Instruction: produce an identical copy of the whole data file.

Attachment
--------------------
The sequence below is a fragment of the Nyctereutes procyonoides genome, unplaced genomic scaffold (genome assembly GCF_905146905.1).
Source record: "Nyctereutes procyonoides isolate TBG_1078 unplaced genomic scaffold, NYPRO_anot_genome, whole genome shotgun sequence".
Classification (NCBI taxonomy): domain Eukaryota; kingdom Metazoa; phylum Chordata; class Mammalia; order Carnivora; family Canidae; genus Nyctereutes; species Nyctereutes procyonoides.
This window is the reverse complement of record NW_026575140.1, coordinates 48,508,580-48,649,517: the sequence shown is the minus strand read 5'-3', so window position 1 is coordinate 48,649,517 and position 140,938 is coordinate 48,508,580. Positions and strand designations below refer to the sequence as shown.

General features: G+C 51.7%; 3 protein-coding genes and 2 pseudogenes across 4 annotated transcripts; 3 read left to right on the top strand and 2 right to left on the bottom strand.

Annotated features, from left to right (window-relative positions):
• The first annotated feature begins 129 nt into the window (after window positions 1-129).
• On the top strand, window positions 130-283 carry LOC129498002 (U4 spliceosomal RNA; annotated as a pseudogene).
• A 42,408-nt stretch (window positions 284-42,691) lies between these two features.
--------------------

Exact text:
The sequence below is a fragment of the Nyctereutes procyonoides genome, unplaced genomic scaffold (genome assembly GCF_905146905.1).
Source record: "Nyctereutes procyonoides isolate TBG_1078 unplaced genomic scaffold, NYPRO_anot_genome, whole genome shotgun sequence".
Classification (NCBI taxonomy): domain Eukaryota; kingdom Metazoa; phylum Chordata; class Mammalia; order Carnivora; family Canidae; genus Nyctereutes; species Nyctereutes procyonoides.
This window is the reverse complement of record NW_026575140.1, coordinates 48,508,580-48,649,517: the sequence shown is the minus strand read 5'-3', so window position 1 is coordinate 48,649,517 and position 140,938 is coordinate 48,508,580. Positions and strand designations below refer to the sequence as shown.

General features: G+C 51.7%; 3 protein-coding genes and 2 pseudogenes across 4 annotated transcripts; 3 read left to right on the top strand and 2 right to left on the bottom strand.

Annotated features, from left to right (window-relative positions):
• The first annotated feature begins 129 nt into the window (after window positions 1-129).
• On the top strand, window positions 130-283 carry LOC129498002 (U4 spliceosomal RNA; annotated as a pseudogene).
• A 42,408-nt stretch (window positions 284-42,691) lies between these two features.